How can I treat an injured hip?

Hip bruises are common among athletes.

A hip bruise is a painful injury that can be treated in a number of ways. It is important to try to treat the bruise as soon as possible to prevent it from becoming a worse injury over time. Medications such as ice, heat, rest, and exercise can help the hip return to normal as quickly as possible, depending on the extent of the injury. In certain cases, professional help may be needed to determine if the injury is something more than a bruised hip. These injuries can be dangerous for the elderly and often occur during athletic activities.

Light exercise can help relieve hip bruising.

Immediately after the injury occurs, place ice on the injured hip for 15 minutes. Placing a towel under the ice pack can help prevent frostbite or excessive numbness in the area. The sooner ice is placed on the hip after the injury has occurred, the better, as the ice can help prevent the bruise from getting worse.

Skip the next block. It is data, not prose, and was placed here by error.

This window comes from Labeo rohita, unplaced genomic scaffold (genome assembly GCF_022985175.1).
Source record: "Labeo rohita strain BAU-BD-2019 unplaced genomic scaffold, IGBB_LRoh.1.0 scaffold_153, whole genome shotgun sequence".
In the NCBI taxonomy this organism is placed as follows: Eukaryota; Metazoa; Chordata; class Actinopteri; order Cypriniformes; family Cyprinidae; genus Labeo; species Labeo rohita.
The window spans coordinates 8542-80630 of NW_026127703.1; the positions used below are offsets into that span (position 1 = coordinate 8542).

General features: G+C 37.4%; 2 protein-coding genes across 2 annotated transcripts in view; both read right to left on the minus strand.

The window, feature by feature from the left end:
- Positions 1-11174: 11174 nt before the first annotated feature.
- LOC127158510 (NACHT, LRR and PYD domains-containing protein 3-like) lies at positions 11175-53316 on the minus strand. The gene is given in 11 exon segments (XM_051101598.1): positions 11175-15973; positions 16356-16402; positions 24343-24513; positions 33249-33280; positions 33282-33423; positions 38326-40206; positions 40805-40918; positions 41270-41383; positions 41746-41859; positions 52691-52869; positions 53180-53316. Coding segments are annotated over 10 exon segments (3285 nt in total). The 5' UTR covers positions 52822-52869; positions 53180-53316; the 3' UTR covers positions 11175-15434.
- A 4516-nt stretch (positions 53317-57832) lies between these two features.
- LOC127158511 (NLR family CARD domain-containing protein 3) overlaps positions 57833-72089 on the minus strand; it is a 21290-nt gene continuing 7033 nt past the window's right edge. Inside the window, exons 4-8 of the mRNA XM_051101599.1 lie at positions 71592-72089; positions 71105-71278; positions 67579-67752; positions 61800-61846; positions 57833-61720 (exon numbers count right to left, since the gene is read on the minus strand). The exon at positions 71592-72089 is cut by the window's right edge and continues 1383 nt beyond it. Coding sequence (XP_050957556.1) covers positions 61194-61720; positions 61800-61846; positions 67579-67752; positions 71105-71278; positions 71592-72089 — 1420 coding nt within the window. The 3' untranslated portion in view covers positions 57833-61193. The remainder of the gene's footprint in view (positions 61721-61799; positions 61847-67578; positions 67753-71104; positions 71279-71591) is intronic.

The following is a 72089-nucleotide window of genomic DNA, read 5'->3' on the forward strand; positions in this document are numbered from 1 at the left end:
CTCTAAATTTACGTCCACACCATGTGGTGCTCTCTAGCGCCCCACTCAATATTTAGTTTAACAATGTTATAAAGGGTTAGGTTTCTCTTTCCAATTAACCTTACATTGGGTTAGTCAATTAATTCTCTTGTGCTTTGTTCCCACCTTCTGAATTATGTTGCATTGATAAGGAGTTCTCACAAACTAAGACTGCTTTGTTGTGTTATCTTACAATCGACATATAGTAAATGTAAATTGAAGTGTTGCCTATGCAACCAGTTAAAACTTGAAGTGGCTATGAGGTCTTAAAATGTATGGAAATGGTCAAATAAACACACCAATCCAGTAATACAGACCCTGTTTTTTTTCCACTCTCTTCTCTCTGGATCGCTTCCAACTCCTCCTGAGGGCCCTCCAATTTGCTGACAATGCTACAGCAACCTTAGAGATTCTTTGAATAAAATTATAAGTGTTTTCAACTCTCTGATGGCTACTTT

Once the injury has frozen, it is important that you give it time to rest, recover, and heal. This means no very physical activity until the injured hip feels normal again. Applying a padded bandage to the bruise can help prevent it from bumping, which can prevent it from healing properly. If the bruise is particularly painful, it may be necessary for the affected individual to spend some time recovering without much movement.

An injured hip may require medical attention.

Heat can be applied during rest time using a heating pad or hot water bottle. This doesn’t do much to heal the bruise, but it can temporarily relax the area and help relieve pain. As the injured hip begins to heal, do exercises to facilitate healing, such as lying on your back and gently pulling your knee toward your chest. Another exercise involves standing and pulling the knee with the injured hip towards the opposite side of the chest.

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A hot water bottle, which can help with hip bruising.

If the bruise is causing excessive pain or is not healing properly, you may need to see a doctor about the wound. He will be able to determine if the bruise is something bigger. After the bruise has healed to the point where stretching exercises are not painful, the injured person can begin walking, running, or using light weights to help regain strength in the area. After the bruise has fully healed, he can return to normal activities, such as sports.

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